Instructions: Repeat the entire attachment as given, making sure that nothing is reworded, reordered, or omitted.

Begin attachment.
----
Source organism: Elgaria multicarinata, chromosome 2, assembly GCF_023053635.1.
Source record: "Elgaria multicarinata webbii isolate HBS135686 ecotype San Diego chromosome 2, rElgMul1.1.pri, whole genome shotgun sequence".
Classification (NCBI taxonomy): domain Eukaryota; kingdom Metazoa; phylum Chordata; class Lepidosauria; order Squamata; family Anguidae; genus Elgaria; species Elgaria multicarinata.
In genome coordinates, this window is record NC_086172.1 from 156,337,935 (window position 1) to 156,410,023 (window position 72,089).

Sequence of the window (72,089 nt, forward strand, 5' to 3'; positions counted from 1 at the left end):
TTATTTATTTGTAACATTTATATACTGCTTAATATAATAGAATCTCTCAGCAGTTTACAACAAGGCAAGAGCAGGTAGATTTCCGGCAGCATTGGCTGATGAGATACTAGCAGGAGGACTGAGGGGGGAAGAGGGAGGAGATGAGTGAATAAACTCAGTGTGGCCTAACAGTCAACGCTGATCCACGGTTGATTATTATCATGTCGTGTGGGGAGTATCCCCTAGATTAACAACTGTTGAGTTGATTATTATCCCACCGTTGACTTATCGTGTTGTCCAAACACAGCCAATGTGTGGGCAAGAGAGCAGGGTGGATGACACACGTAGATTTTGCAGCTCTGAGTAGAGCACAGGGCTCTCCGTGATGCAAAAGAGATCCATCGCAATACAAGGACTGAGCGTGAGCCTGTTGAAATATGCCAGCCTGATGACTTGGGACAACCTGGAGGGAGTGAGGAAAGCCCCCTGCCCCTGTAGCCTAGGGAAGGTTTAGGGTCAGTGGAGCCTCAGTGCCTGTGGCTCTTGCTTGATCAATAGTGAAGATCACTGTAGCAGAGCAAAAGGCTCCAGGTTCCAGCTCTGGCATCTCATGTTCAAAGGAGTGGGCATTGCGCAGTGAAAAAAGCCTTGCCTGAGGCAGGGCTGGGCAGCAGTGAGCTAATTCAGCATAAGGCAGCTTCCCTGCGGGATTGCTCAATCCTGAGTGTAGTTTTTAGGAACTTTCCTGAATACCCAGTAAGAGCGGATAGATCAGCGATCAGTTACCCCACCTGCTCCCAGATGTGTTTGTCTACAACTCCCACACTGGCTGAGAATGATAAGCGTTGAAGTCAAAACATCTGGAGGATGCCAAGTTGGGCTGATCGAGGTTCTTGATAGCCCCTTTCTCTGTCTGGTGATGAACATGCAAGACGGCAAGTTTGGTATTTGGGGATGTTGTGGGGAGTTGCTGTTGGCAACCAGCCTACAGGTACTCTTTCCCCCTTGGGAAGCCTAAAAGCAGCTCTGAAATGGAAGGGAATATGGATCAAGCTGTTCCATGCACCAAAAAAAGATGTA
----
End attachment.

Source organism: Elgaria multicarinata, chromosome 2, assembly GCF_023053635.1.
Source record: "Elgaria multicarinata webbii isolate HBS135686 ecotype San Diego chromosome 2, rElgMul1.1.pri, whole genome shotgun sequence".
Classification (NCBI taxonomy): domain Eukaryota; kingdom Metazoa; phylum Chordata; class Lepidosauria; order Squamata; family Anguidae; genus Elgaria; species Elgaria multicarinata.
In genome coordinates, this window is record NC_086172.1 from 156,337,935 (window position 1) to 156,410,023 (window position 72,089).

Sequence of the window (72,089 nt, forward strand, 5' to 3'; positions counted from 1 at the left end):
TTATTTATTTGTAACATTTATATACTGCTTAATATAATAGAATCTCTCAGCAGTTTACAACAAGGCAAGAGCAGGTAGATTTCCGGCAGCATTGGCTGATGAGATACTAGCAGGAGGACTGAGGGGGGAAGAGGGAGGAGATGAGTGAATAAACTCAGTGTGGCCTAACAGTCAACGCTGATCCACGGTTGATTATTATCATGTCGTGTGGGGAGTATCCCCTAGATTAACAACTGTTGAGTTGATTATTATCCCACCGTTGACTTATCGTGTTGTCCAAACACAGCCAATGTGTGGGCAAGAGAGCAGGGTGGATGACACACGTAGATTTTGCAGCTCTGAGTAGAGCACAGGGCTCTCCGTGATGCAAAAGAGATCCATCGCAATACAAGGACTGAGCGTGAGCCTGTTGAAATATGCCAGCCTGATGACTTGGGACAACCTGGAGGGAGTGAGGAAAGCCCCCTGCCCCTGTAGCCTAGGGAAGGTTTAGGGTCAGTGGAGCCTCAGTGCCTGTGGCTCTTGCTTGATCAATAGTGAAGATCACTGTAGCAGAGCAAAAGGCTCCAGGTTCCAGCTCTGGCATCTCATGTTCAAAGGAGTGGGCATTGCGCAGTGAAAAAAGCCTTGCCTGAGGCAGGGCTGGGCAGCAGTGAGCTAATTCAGCATAAGGCAGCTTCCCTGCGGGATTGCTCAATCCTGAGTGTAGTTTTTAGGAACTTTCCTGAATACCCAGTAAGAGCGGATAGATCAGCGATCAGTTACCCCACCTGCTCCCAGATGTGTTTGTCTACAACTCCCACACTGGCTGAGAATGATAAGCGTTGAAGTCAAAACATCTGGAGGATGCCAAGTTGGGCTGATCGAGGTTCTTGATAGCCCCTTTCTCTGTCTGGTGATGAACATGCAAGACGGCAAGTTTGGTATTTGGGGATGTTGTGGGGAGTTGCTGTTGGCAACCAGCCTACAGGTACTCTTTCCCCCTTGGGAAGCCTAAAAGCAGCTCTGAAATGGAAGGGAATATGGATCAAGCTGTTCCATGCACCAAAAAAAGATGTA